Metaphors in Motion

BELLA COSA

In 2013 on ebay I saw a rat rod for sale that I really liked. After doing some research I tracked down the shop that constructed it and contacted them. After some back and forth I hired them to help me out with the build. For full disclosure, the shop was "Sinners Hot Rods" and without getting into the problems that developed subsequently my car must have been one of the last they attempted. I use "attempted" because the supposed turn key was far from turn key. I spent a year and several thousand dollars rebuilding the shoddy work they did. I'll address some of that in the proceeding.

In any case, I wanted to build a Ford sedan and found a 1929 model "T" body in a hot rod shop that was closing and had sat around since the seventies.

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Img_0220_large The day the body arrived.

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In the end we chopped the body 7 inches and channeled 3 inches over the frame.

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Img_0274_large The roof perforations from the canvas top were smoothed. The rear taillights are cadillac lenses in cans frenched into the body. On the interior you will see we used a 57 chevy pickup dash positioning the gauge cluster in the middle and sectioned the dash with the ends attached to the doors.

The body had a great patina but I wanted to do white and black scheme using primer sealer instead of paint.

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In the end the car was 2 months late being delivered. After they finished the build some of the delay came from the photo shoot they did which is next and the fact that they had the BALLS to post my car on Ebay to see how much it would bring at auction using a 90K minimum.

Here are the photos from the shoot they did.

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In the end the design and stance was great but the details were sorely lacking. A quick list:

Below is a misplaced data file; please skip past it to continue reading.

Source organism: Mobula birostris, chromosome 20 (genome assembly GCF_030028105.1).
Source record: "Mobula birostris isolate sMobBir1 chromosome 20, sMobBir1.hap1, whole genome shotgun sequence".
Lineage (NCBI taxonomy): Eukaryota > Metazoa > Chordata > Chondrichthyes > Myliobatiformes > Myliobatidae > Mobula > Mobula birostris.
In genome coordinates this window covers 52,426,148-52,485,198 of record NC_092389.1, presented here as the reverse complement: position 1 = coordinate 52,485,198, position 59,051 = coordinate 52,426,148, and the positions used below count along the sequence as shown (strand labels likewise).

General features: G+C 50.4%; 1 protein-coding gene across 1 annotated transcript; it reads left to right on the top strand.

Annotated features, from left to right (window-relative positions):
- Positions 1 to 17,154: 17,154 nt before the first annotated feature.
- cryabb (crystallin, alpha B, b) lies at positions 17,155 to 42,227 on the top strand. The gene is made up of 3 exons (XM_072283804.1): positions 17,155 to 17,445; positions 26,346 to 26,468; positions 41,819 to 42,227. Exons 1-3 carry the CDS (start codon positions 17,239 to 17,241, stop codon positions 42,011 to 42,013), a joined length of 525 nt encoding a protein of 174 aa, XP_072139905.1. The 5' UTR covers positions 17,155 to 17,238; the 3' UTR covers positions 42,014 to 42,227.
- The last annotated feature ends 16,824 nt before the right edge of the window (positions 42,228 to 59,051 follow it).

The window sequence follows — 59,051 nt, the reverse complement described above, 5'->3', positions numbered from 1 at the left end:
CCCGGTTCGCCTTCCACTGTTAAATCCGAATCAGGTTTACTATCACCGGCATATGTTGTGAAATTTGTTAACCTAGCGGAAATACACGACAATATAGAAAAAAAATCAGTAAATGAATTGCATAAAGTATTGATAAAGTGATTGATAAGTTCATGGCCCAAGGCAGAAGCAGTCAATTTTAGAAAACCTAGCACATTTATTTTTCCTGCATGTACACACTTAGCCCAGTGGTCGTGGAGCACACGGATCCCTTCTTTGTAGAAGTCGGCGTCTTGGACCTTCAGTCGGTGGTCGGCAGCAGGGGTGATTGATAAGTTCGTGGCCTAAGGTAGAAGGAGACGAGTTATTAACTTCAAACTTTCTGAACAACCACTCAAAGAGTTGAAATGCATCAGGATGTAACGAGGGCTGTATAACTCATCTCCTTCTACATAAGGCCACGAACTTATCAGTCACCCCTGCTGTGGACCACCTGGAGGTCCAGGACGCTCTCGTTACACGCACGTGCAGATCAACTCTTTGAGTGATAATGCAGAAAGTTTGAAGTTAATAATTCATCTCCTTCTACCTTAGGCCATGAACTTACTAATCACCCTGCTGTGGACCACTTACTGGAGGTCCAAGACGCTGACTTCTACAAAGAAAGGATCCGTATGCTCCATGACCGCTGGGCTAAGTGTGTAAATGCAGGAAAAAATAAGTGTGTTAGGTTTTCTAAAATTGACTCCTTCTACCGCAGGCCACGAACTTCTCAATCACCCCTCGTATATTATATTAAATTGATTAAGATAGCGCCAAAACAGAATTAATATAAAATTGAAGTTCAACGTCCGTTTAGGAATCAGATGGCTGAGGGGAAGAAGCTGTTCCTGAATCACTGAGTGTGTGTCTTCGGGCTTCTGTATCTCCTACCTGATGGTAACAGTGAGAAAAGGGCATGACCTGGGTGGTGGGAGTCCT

Drivers side door is poorly chopped (not yet attempted to fix) The rear suspension was buggy springs (instead of a 4-link) which buckled and bent dropping the drive shaft the first time I stomped on it. The after market carbs from china via Speedway motors leaked which was obvious getting the car off the trailer on deliver. Much of the front control arms and steering was put together with old school greased ball joints which were loose from spacers. Steering box was not secured with long enough bolts and the connecting joints were also not properly installed. The rear brakes which were self adjusting were not adjusted or installed correctly. The front end geometry was totally off. Used a stock torque converter which was not correct for the engine which I changed making the car much more responsive.

I could go on but again after a year of rebuilding and several thousands dollars the car is finally the turn key experience I thought I was getting.

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Img_0433_large The leaking carb problem was solved by returning the chinese knock-offs and buying Edelbrock's version of Stromberg 94's which perform beautifully. Further I changed out the Speedway velocity stacks with custom aluminum stacks turned on a lathe which look much better.

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Img_0478 After bending the buggy springs I installed Viking double adjustable coil-overs with custom traction bar, 4-link and a heavy duty custom drive shaft and u-joints. Now she has real suspension which can handle the engine torque and rides very well.

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Img_0518 The control arm and steering rods were all connected with old school greases ball joint that were very poorly installed - I changed all these connection with heavy duty Heim joints which took a lot of the sloppiness out of the front end as well as the repairs I made to the steering box and connecting joints. One of the last tasks I have is to paint the inside of the frame tubes white.

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Img_0520 I found an old school guy who was able to correct the geometry of the front end and I installed some 10 inch Viking double adjustable shocks on the front just behind the head lights which totally took the bounce out of the suspension and some what normalized the ride.

Img_0512 The laker headers just dumped out so I had a friend make me some extension tubes which look cool and keep some of the exhaust at bay.

Img_0583_large At a recent car show. Here in Daytona, there are car shows to attend, sometimes twice a week so there is no shortage of fun.